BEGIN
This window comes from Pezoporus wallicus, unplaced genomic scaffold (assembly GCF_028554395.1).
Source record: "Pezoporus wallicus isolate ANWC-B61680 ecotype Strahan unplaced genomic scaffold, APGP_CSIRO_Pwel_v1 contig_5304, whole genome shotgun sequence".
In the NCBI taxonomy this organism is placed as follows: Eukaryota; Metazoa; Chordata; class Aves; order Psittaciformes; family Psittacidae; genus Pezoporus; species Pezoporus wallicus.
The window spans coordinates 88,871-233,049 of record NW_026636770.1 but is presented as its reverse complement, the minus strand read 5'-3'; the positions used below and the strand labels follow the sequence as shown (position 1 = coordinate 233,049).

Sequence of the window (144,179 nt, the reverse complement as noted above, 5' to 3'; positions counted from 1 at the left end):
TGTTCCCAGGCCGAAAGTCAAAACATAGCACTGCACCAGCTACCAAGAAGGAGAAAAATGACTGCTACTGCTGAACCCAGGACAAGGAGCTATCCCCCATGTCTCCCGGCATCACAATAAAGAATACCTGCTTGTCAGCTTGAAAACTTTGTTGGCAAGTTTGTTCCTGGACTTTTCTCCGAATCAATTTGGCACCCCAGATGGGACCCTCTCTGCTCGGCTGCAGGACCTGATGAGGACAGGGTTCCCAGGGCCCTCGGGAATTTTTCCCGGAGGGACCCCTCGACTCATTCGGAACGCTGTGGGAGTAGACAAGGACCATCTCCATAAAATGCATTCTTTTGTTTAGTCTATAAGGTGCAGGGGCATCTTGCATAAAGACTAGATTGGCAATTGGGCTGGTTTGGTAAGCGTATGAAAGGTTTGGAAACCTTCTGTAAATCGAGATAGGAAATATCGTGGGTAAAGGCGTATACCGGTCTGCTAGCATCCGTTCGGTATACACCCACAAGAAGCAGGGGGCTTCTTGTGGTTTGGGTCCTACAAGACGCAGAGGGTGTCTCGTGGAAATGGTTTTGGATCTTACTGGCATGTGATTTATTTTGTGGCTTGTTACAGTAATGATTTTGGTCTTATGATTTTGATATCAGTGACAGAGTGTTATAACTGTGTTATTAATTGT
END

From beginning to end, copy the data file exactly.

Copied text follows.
This window comes from Pezoporus wallicus, unplaced genomic scaffold (assembly GCF_028554395.1).
Source record: "Pezoporus wallicus isolate ANWC-B61680 ecotype Strahan unplaced genomic scaffold, APGP_CSIRO_Pwel_v1 contig_5304, whole genome shotgun sequence".
In the NCBI taxonomy this organism is placed as follows: Eukaryota; Metazoa; Chordata; class Aves; order Psittaciformes; family Psittacidae; genus Pezoporus; species Pezoporus wallicus.
The window spans coordinates 88,871-233,049 of record NW_026636770.1 but is presented as its reverse complement, the minus strand read 5'-3'; the positions used below and the strand labels follow the sequence as shown (position 1 = coordinate 233,049).

Sequence of the window (144,179 nt, the reverse complement as noted above, 5' to 3'; positions counted from 1 at the left end):
TGTTCCCAGGCCGAAAGTCAAAACATAGCACTGCACCAGCTACCAAGAAGGAGAAAAATGACTGCTACTGCTGAACCCAGGACAAGGAGCTATCCCCCATGTCTCCCGGCATCACAATAAAGAATACCTGCTTGTCAGCTTGAAAACTTTGTTGGCAAGTTTGTTCCTGGACTTTTCTCCGAATCAATTTGGCACCCCAGATGGGACCCTCTCTGCTCGGCTGCAGGACCTGATGAGGACAGGGTTCCCAGGGCCCTCGGGAATTTTTCCCGGAGGGACCCCTCGACTCATTCGGAACGCTGTGGGAGTAGACAAGGACCATCTCCATAAAATGCATTCTTTTGTTTAGTCTATAAGGTGCAGGGGCATCTTGCATAAAGACTAGATTGGCAATTGGGCTGGTTTGGTAAGCGTATGAAAGGTTTGGAAACCTTCTGTAAATCGAGATAGGAAATATCGTGGGTAAAGGCGTATACCGGTCTGCTAGCATCCGTTCGGTATACACCCACAAGAAGCAGGGGGCTTCTTGTGGTTTGGGTCCTACAAGACGCAGAGGGTGTCTCGTGGAAATGGTTTTGGATCTTACTGGCATGTGATTTATTTTGTGGCTTGTTACAGTAATGATTTTGGTCTTATGATTTTGATATCAGTGACAGAGTGTTATAACTGTGTTATTAATTGT